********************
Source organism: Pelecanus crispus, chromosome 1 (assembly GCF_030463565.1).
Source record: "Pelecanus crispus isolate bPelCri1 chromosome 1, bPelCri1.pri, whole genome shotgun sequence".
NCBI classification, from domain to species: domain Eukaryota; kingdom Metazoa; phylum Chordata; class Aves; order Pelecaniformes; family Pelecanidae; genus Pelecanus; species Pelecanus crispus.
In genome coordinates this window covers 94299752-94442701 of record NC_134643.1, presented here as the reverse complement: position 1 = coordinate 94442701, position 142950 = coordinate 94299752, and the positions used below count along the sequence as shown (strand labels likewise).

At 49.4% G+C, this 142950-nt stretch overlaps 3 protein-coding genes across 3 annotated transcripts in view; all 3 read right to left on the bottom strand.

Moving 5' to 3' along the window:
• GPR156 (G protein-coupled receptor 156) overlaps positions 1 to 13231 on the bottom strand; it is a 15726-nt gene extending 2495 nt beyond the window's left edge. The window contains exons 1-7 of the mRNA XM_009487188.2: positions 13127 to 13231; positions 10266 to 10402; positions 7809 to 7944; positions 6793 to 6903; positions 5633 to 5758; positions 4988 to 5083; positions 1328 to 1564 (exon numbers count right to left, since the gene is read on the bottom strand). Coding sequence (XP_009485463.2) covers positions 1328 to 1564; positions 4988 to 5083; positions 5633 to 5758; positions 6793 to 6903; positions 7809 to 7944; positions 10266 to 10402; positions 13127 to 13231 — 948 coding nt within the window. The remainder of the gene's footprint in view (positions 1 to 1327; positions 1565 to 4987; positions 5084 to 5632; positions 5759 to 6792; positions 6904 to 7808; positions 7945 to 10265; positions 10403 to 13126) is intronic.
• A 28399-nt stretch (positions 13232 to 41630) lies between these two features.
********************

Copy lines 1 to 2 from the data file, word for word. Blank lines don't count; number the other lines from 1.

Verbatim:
Source organism: Pelecanus crispus, chromosome 1 (assembly GCF_030463565.1).
Source record: "Pelecanus crispus isolate bPelCri1 chromosome 1, bPelCri1.pri, whole genome shotgun sequence".